For a black one -- considering the history at the position -- and especially for Young, when taking into account his exhausting roots, the mind can be twisted and tricked. The focus suffocating.
In recent days, pictures of Young surfaced on the Internet drinking shirtless at a party back in his college town of Austin, Texas. Young said the party was a private one held by his former University of Texas teammate and current Oakland Raiders safety Michael Huff after Young had participated in Huff's charity softball and football camp for kids.
Among the unflattering captions, it was suggested that Young was not focused on football.
"First of all, it happened in early April, not last week, and there were a bunch of my former Texas teammates there and several other NFL guys," Young said. "It got kind of hot in there and several of us took our shirts off. Somebody snaps a picture. Here we go. It was young people, me included, having a good time, but I realize my mistake. It was not the model, the image I want to give to the kids. My teammates here have so much love and respect for me just as I have for them. They have barely said a word about it."
A year ago, a similar event might have had a bigger impact on Young's state of mind. However, things have changed for him.
"I have a stronger circle. Now I can handle this kind of stuff without it making me want to give up football," Young said. "I learned that 24/7 I'm representing the Titans and, especially, the kids all over I am trying to influence. I look at my man Michael Vick. I learned from that. I look at Pacman. I learned from that. I look at some troubles recently for rappers T.I. and Lil Wayne, guys I listen to. I learned from them. I've learned from my life.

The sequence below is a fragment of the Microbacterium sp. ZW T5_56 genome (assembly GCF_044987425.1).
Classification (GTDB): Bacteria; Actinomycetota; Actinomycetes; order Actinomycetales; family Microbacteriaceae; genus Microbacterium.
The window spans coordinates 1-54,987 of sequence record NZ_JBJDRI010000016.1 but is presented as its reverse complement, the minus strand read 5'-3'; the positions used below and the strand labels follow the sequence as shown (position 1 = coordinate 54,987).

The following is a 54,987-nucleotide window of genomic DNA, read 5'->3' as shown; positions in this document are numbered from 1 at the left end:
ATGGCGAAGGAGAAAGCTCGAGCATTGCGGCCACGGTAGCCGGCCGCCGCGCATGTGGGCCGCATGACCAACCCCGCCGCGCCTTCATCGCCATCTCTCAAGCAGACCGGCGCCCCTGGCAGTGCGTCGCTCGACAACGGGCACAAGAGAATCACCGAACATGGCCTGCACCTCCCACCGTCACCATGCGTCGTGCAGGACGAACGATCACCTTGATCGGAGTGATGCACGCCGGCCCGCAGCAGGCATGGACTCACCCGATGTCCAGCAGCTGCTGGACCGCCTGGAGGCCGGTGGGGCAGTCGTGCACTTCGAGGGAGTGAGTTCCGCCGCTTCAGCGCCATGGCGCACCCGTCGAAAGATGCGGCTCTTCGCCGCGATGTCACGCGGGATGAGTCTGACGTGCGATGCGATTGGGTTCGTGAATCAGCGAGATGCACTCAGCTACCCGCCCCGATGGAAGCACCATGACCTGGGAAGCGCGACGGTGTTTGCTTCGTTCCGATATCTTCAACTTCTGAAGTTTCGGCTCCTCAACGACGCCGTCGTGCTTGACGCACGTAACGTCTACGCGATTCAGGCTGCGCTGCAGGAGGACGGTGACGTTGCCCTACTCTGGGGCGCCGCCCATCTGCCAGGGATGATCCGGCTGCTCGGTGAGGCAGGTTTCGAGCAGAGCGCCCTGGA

"You can get too much going on where you can't control it anymore. No matter how much money you get, no matter how much comes your way, you have to control yourself. I know it's up to me. I can't get too big for my britches."
In other words, Young has to continue to grow up fast. Very fast.
As his exposure to the world, to life, unfolds in a blur, Young said he has to remember what he already knows. What he has already experienced. What he has already survived.
Raised in a home led by his mother and grandmother, Young is the youngest of three, with two older sisters. At seven years old, a vehicle hit him while he was on his bicycle. The bike's handlebar slammed into his stomach and resulted in him being hospitalized for months. As part of an early childhood in a thorny part of Houston, he was enticed by gangs and, with friends, vandalized and burglarized property and routinely skipped school.
Young said he saw at least 10 people shot.
Saw two die.
Once, a man his sister was dating was shot down the street, ran to their home, kicked in the door and lay on the floor bleeding. Young was nine or 10 then. All the women around him screaming. He saw it. He learned from it. Soon he began to ride his bike around his neighborhood and pull a mower behind him, cutting lawns and washing cars to contribute to the income in his home.